“No other type of death increases risk of suicide for survivors, impacts everyone universally, and is also the most preventable cause of death,” said Vicky Mieseler, Ozark Center Chief Administrative Officer. “Preventing suicide is everyone’s responsibility. Please join us in becoming an advocate for suicide prevention.  Education and awareness can eliminate suicide as a cause of death for any age group. Learning how to talk to someone and understanding the warning signs of suicide might prevent someone you love from dying by suicide.”

Ozark Center has both in-person and telehealth services, which enable you to have your appointment with your Ozark Center provider on your laptop, tablet or phone. For more information or to make an appointment for either type of service, call 417.347.7600.

If you need immediate help, you can reach the 24/7 Crisis Services hotline by calling 417.347.7070 or texting “REGISTER” to 720.7.TXTOZK. The crisis staff is ready to provide assessments, interventions and referral services for both individuals and families, as well as provide training and consultations to healthcare providers, educators and community leaders. All crisis services are free and strictly confidential.

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man cutting vegetables

Sep 09, 2021

Superfoods For A Healthy Prostate

Socrates gave wise advice when he said, “Let food be thy medicine.” Indeed, what men eat can make a positive, or negative, difference to their prostate health.

During Prostate Health Awareness Month, we’re reminded there’s strong evidence good nutrition, and an active lifestyle, can boost your prostate health, reduce the likelihood of prostate cancer and slow its progression.

“For prostate health, a heart healthy balanced diet is a prostate healthy diet. Enjoying fresh fruits and vegetables and drinking at least 64 ounces of water per day is a good start,” explained Ashley Southern-Devoe. Nurse Practitioner at Freeman Urology Associates. “Remember to drink coffee, soda, black tea and alcohol in moderation since they can exacerbate urinary symptoms.” 

Eating a variety of colorful foods and increasing intake of anti-inflammatory foods and antioxidants, may go a long way to protecting the prostate and preventing prostate cancer. Recommended changes from the Prostate Cancer Foundation include a diet high in colorful vegetables, low in sugar and processed carbohydrates and moderate in animal-based protein (taking advantage of the health benefits of beans, nuts, soy, and certain fish). Some might refer to this as a version of the Mediterranean Diet. Other healthy foods choices include:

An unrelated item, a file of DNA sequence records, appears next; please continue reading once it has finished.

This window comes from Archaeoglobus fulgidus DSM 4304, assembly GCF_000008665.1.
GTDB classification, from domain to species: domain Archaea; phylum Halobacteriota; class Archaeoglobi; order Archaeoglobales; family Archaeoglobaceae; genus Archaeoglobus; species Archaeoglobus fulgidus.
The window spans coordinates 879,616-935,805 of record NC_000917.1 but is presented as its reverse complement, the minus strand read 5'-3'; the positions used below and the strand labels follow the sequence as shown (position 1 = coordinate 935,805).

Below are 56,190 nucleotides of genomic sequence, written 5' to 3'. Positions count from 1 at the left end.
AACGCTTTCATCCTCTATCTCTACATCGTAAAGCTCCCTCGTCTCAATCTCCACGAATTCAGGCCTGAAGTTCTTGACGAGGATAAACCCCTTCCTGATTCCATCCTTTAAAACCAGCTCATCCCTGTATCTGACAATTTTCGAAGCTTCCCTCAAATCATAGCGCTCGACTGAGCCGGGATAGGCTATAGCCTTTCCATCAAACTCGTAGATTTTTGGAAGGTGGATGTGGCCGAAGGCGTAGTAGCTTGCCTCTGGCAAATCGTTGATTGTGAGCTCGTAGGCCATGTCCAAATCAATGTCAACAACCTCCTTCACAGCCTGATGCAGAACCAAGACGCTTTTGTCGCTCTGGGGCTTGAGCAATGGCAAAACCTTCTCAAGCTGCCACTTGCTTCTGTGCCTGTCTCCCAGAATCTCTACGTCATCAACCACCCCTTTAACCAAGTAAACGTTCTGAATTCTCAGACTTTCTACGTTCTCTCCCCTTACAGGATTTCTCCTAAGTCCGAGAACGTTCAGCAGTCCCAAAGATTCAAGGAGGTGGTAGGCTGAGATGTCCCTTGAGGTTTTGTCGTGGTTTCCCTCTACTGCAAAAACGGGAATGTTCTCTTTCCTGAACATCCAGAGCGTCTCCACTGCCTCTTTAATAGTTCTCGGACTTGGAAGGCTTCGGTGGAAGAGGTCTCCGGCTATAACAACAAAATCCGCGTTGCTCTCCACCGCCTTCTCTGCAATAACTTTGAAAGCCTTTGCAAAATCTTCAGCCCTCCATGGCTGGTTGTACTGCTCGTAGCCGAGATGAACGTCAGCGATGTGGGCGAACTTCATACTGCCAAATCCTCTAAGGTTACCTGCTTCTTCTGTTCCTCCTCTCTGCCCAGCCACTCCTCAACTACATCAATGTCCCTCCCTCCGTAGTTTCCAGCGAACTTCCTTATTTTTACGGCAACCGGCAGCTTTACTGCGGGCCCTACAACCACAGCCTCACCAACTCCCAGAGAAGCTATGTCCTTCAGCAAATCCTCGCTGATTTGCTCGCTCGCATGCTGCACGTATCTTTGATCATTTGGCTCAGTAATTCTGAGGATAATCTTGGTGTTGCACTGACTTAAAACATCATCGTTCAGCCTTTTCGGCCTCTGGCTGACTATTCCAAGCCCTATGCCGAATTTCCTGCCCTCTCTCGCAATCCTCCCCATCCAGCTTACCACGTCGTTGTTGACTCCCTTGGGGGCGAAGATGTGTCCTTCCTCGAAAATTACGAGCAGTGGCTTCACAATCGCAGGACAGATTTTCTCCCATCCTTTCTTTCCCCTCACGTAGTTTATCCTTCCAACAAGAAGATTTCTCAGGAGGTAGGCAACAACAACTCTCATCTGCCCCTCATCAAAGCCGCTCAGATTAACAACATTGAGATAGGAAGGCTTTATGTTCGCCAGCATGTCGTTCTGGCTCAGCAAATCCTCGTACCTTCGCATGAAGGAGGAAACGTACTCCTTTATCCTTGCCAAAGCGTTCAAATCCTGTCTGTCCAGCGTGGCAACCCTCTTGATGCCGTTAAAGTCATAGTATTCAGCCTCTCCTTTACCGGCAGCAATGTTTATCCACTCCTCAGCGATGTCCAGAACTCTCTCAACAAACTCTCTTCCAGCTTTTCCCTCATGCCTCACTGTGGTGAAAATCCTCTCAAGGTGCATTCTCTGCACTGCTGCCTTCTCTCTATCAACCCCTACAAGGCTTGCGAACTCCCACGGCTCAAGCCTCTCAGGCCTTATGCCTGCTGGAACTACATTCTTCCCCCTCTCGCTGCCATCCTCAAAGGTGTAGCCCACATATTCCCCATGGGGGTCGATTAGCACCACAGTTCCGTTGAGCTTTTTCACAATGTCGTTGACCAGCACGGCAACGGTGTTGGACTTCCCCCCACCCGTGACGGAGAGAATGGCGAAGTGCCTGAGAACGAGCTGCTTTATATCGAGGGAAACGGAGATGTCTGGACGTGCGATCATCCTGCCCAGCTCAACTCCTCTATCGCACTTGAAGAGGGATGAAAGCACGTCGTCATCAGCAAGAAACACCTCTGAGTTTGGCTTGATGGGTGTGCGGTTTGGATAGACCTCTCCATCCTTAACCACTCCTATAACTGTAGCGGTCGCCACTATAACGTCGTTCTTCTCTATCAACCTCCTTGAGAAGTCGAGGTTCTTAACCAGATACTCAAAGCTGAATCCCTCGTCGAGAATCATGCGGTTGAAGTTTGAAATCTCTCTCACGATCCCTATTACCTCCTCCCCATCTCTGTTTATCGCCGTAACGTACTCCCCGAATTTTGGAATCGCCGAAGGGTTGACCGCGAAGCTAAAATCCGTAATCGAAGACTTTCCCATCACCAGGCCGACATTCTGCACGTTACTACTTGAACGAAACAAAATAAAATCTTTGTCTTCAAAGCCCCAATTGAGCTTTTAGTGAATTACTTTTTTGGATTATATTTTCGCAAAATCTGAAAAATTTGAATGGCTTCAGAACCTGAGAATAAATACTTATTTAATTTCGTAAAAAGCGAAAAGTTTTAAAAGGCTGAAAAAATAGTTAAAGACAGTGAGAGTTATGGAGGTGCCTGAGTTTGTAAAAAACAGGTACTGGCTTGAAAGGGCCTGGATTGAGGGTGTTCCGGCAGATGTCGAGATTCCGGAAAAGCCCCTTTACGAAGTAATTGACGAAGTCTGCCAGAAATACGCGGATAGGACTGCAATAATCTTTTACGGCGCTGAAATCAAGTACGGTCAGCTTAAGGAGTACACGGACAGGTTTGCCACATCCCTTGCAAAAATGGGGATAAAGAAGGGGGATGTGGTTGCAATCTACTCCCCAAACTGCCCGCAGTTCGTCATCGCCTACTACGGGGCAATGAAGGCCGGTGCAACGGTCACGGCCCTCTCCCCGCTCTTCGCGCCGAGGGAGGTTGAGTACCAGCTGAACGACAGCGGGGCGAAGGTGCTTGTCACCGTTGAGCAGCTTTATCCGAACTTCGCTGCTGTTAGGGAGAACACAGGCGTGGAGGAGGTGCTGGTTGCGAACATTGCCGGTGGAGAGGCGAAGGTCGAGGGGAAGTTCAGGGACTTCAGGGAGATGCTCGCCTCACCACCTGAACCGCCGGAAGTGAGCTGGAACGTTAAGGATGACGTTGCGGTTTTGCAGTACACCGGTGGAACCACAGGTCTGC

Cruciferous Vegetables

Things like cabbage, bok choy, kale, cauliflower and Brussels sprouts are high in antioxidants, vitamins, minerals and phytochemicals. Broccoli, often hailed as prostate super food, contains Glucpraphanin, a phytochemical researchers suggest can convert to substances that potentially target and prevent cancer cell growth. Studies suggest that eating cruciferous vegetables can also lower inflammation, which is related to the risk of getting prostate cancer.


Strawberries, blackberries, blueberries and raspberries are full of antioxidants that help neutralize and remove free radicals from the body.


Certain cold-water fish such as salmon, sardines and trout provide the “good fats” that don’t trigger inflammation the same way as saturated animal fats such as beef fat. Recently, scientists have begun to see inflammation within the prostate as a dangerous condition that can make it easier for cancer to take hold. Keep in mind, not all fish is created equal. Canned tuna, shrimp, lobster, scallops and “other” fish are more inflammatory than “dark-meat” fish like salmon or red snapper. For those not wild about fish, try replacing animal fat with vegetable fat.

Cooked Tomatoes

Tomatoes are one food that’s been on the list for prostate health for years because the lycopene in tomatoes is a powerful antioxidant. The cooking process makes it easier for men’s bodies to access the antioxidant and send it to the prostate. Tomato paste and juice can help men’s bodies as well. By the way, cooking tomatoes in olive oil, helps the body absorb lycopene.

Green Tea

Green tea is another source of antioxidants which are believed to be anti-carcinogenic and anti-mutagenic. A systematic review of multiple studies published in Medicine® (Baltimore) suggested men who drank seven cups of green tea per day had a decreased risk of prostate cancer.

Living well, with healthy eating and lifestyle habits, can go a long way to reduce prostate cancer risk. According to the National Cancer Institute (NCI), prostate cancer is the most common cancer and the second leading cause of cancer death among men in the United States. So, it’s worth taking the time when grocery shopping, preparing meals and going out to eat, to make smart food choices for better prostate health.